All Christians can live in abundance:
No Christian has to live like a spiritual beggar when God offers riches beyond all imagining. To move from poverty to prosperity, however, believers must first listen to and meditate on what God’s Word says about their true standing, and then access it and begin living it by faith. There is no other way.
For then you will make your way prosperous, and then you will have good success” (Josh. 1:8).
Then the Lord your God will bring you to the land which your fathers possessed, and you shall possess it. He will prosper you and multiply you more than your fathers. And the Lord your God will circumcise your heart and the heart of your descendants, to love the Lord your God with all your heart and with all your soul that you may live. (Deut. 30:1–6)
Jesus said that He came to give us an abundant life. (See John 10:10.) When we think of abundance today, many people use the word prosperity.
One of the foremost concepts you need to understand about prosperity is this: biblical prosperity relates to your entire life. A person can be rich in money and still not be prosperous. When you think of blessing and prosperity, you must think in terms of life’s whole—a harmony that has spiritual, mental, emotional, physical, financial, and relational dimensions.
Many people have the mind-set that “my spiritual life is my spiritual life” and “my business life is my business life.” They separate the two in their thinking and in their behavior. God, however, does not. From His perspective, the two are virtually and intricately connected. It is not possible to be fully prosperous in life if your spiritual life is lacking, just as it is not possible to be fully prosperous if you have a material or financial lack.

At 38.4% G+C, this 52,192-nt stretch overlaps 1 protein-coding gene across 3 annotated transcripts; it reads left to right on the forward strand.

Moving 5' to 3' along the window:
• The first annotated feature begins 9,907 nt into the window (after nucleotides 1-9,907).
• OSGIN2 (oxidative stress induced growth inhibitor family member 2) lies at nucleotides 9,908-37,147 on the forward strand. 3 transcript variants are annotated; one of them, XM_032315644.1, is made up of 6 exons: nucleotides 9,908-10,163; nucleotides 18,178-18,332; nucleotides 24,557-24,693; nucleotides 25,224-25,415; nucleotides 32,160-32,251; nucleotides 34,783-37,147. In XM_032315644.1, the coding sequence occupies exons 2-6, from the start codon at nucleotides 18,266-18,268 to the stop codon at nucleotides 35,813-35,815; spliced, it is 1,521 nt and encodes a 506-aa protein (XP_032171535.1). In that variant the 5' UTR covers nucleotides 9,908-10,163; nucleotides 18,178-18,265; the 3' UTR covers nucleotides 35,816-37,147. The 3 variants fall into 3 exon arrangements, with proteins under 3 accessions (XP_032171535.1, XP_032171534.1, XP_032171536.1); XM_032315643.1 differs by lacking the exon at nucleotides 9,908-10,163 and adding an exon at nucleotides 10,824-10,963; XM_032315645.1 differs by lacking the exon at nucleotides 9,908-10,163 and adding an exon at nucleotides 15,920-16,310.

God is not opposed to your having money. Rather, He is opposed to anything that you make an idol or a false god in your life. He is opposed to your worship or love of money. Paul wrote to Timothy, “For the love of money is a root of all kinds of evil, for which some have strayed from the faith in their greediness, and pierced themselves through with many sorrows” (1 Tim. 6:10).
Conversely, God is for your having your needs met. He receives no glory from His people suffering from lack of provision. Some people have misinterpreted the Word of God to believe that God condones poverty and has a special blessing for the poor. There is no blessing attached with poverty in the Scriptures. Jesus wants His followers to care for the poor, give to the poor, and recognize that the poor are with us, but His greater desire is that all men and women be blessed and made whole, including having financial needs met.
God has placed a number of rules regarding prosperity in His Word; among them are these:
• We are not to covet the wealth or possessions of others (Ex. 20:17).
• We are to stay away from greed (Prov. 1:16–19; 15:27).
• We are to shun laziness and work diligently (Prov. 20:4; Eccles. 9:10).
• We are to give generously to those in need (Luke 6:38; 1 Tim. 6:17–19).
• We are to avoid debt (Prov. 22:7; Rom. 13:8).
• We are to trust God fully for our provision and our prosperity (Prov. 11:28; 16:20).
• We are to recognize always that God is the Source of our total supply of provision (Ps. 34:8–10; James 1:17).
Prosperity is far from a matter of receiving only. It is related to your giving, your trust of God, and your attitude toward possessions.
The Blessing of Work
Part of God’s blessing to us is work. Each of us has been given specific talents and abilities that God expects us to use in labor for His kingdom. Some of us are required to labor in full-time ministry. Some are called to be God’s witnesses in the workplace, in the medical world, in the school systems, or in a wide variety of other careers. We are to use our talents fully and to trust God to multiply the fruit of our labor for His purposes.